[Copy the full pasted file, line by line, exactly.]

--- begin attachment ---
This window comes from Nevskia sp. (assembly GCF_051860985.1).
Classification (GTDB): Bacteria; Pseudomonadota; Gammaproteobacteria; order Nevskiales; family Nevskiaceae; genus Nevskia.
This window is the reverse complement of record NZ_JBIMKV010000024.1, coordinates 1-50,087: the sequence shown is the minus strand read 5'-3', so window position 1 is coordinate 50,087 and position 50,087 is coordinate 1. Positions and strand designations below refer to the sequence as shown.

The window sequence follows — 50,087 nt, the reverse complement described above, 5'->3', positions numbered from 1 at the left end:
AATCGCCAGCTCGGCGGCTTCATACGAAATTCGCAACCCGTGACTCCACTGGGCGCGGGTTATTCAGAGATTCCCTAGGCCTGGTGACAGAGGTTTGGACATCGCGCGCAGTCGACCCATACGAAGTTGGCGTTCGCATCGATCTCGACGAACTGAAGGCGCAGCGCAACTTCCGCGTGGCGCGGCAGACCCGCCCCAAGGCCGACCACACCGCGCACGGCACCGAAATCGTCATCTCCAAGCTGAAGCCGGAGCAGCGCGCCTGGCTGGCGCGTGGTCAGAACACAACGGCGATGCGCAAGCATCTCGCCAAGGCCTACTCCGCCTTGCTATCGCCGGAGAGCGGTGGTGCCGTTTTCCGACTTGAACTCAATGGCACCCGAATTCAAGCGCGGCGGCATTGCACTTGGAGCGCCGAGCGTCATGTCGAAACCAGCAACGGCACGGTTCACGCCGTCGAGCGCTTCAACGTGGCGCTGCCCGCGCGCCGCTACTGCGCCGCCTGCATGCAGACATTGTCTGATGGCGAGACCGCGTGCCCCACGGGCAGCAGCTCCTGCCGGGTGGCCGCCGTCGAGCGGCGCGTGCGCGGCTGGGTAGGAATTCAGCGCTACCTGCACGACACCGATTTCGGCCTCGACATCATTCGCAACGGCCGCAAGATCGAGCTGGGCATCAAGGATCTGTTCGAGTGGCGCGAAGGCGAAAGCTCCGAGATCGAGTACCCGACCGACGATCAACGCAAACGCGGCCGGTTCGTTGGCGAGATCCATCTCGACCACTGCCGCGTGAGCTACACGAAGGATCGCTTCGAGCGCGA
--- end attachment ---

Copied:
This window comes from Nevskia sp. (assembly GCF_051860985.1).
Classification (GTDB): Bacteria; Pseudomonadota; Gammaproteobacteria; order Nevskiales; family Nevskiaceae; genus Nevskia.
This window is the reverse complement of record NZ_JBIMKV010000024.1, coordinates 1-50,087: the sequence shown is the minus strand read 5'-3', so window position 1 is coordinate 50,087 and position 50,087 is coordinate 1. Positions and strand designations below refer to the sequence as shown.

The window sequence follows — 50,087 nt, the reverse complement described above, 5'->3', positions numbered from 1 at the left end:
AATCGCCAGCTCGGCGGCTTCATACGAAATTCGCAACCCGTGACTCCACTGGGCGCGGGTTATTCAGAGATTCCCTAGGCCTGGTGACAGAGGTTTGGACATCGCGCGCAGTCGACCCATACGAAGTTGGCGTTCGCATCGATCTCGACGAACTGAAGGCGCAGCGCAACTTCCGCGTGGCGCGGCAGACCCGCCCCAAGGCCGACCACACCGCGCACGGCACCGAAATCGTCATCTCCAAGCTGAAGCCGGAGCAGCGCGCCTGGCTGGCGCGTGGTCAGAACACAACGGCGATGCGCAAGCATCTCGCCAAGGCCTACTCCGCCTTGCTATCGCCGGAGAGCGGTGGTGCCGTTTTCCGACTTGAACTCAATGGCACCCGAATTCAAGCGCGGCGGCATTGCACTTGGAGCGCCGAGCGTCATGTCGAAACCAGCAACGGCACGGTTCACGCCGTCGAGCGCTTCAACGTGGCGCTGCCCGCGCGCCGCTACTGCGCCGCCTGCATGCAGACATTGTCTGATGGCGAGACCGCGTGCCCCACGGGCAGCAGCTCCTGCCGGGTGGCCGCCGTCGAGCGGCGCGTGCGCGGCTGGGTAGGAATTCAGCGCTACCTGCACGACACCGATTTCGGCCTCGACATCATTCGCAACGGCCGCAAGATCGAGCTGGGCATCAAGGATCTGTTCGAGTGGCGCGAAGGCGAAAGCTCCGAGATCGAGTACCCGACCGACGATCAACGCAAACGCGGCCGGTTCGTTGGCGAGATCCATCTCGACCACTGCCGCGTGAGCTACACGAAGGATCGCTTCGAGCGCGA